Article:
Here is my own version of Vaporman's "Wanna Be Loved By You." I scrapped all the original instrumentation and turned into a grooving guitar song. It's cool to see how different all these versions are.

http://www.icompositions.com/music/song.php?sid=30149

Dan
Mastering 11 years ago
anDroidfrisBee,

When you open a GB track in Logic Express, all of the GB instruments and effects are retained on your song, with the exception of the two sends. GarageBand’s two bus effects (Reverb and Echo) are also translated when opened in Logic. and replaced by the Platinum Verb and Tape Delay on Busses 1 and 2.

So, everything should sound the same, except for the qualtiy of the reverb and the echo, if you've used those effects on any tracks. Logic attemps to preserve the settings as close as possible, but being different plug-ins, those two effects will not sound exactly the same as they did in GB. You can always change the bus sends back to the GB reverb and echo effects that you were using if you want to preserve the sounds that you had in GB, and I've found that sometimes I actually prefer the sound of certain GB effects, such as the AUMatrixReverb, which is an awesome plug in, and GB's MultiBandCompressor, which is also an incredible sounding and functional effect, especially for mastering.

As for how to start 'fixing' your mixes, Logic's effects and mixing capabilities are far beyond those of GB, which can give you incredible possibilities, but more always means more to learn and get used to, which just takes time and practice.
reinstalling OS X 11 years ago
Yes, you should be able to delete your previous system folders, just make sure that you've saved everything and transported it over to your new OS, like preferences, mailboxes etc... before you do so. One safe thing to do is run the new OS for a week or so, and if you find that you're not missing anything important, then go ahead a trash the old OS.
violin sound 11 years ago
The main reason that it sounds so thin, is that human ears rarely actually hear the violin 'dry,' we always hear it in context of an orchestra or quartet, usually in some giant room that soaks the sound with reverb. I'd take JazzOne's advice and start with some EQ and reverb, or record it with a large diaphram condensor mic. I would think that the pickup is more for amplifying the instrument live and you will most likely get much better sounds with a mic. When you think about how different an acoustic guitar pickup sounds than the actual sound of the instrument, the violin is an even smaller instrument, and there is no physical way that you could make it sound very big with a pickup.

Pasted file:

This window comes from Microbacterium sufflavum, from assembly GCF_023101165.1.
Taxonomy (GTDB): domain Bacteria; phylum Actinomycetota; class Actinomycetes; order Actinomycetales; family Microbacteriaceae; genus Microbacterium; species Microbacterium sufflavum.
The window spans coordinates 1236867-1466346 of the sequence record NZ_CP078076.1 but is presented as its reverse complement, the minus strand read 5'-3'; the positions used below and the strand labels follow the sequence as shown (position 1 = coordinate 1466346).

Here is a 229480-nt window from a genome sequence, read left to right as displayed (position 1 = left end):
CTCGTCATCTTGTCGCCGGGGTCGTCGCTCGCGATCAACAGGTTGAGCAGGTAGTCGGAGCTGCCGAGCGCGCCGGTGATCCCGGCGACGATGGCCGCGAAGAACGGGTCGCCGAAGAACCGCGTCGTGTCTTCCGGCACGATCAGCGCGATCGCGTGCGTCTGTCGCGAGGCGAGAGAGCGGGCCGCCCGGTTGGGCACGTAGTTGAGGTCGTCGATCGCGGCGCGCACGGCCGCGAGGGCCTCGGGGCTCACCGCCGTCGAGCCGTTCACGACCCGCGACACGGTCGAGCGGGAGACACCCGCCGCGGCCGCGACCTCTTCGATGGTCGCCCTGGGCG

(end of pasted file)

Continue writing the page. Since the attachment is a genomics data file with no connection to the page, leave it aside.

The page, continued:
The importance of hardware/software 11 years ago
You are absolutely correct, offbalance, and I think that perhaps my point was not stated clearly. I would in no way imply that the producer is not an incredibly vital part of the team. In many projects, the producer's touch is as important or sometimes even more significant than the artists that are being produced.

When I said that they can't really be compared, I was referring to the two music styles, and only because they are vastly different types of art/music craft. The craft of writing a good song can't be compared to the vision of arranging a number of pre recorded loops, because they different kinds of art. You can rate each on their own merits, but comparisons between the two fall short. It's like comparing a portrait photographer to a landscape photographer, or a baker to a cook.

Good or bad electronica can only be fairly compared to other electronica, and good or bad songwriting or the live performance of a piece can only be compared to similar examples.
The importance of hardware/software 11 years ago
Annamaria, I would agree with you, and so let me clarify my point about cooking. By 'good ingredients,' I don't necessarily mean gourmet, exotic, or expensive foodstuffs, I simply mean ripe, fresh, whole foods- vegetables and herbs that anyone can grow in their garden or purchase at a small market or farmer's stand, simple cuts of meat and basics like flour, eggs and milk. Start with those, and a good 'producer' can create wonderfully satisfying dishes!!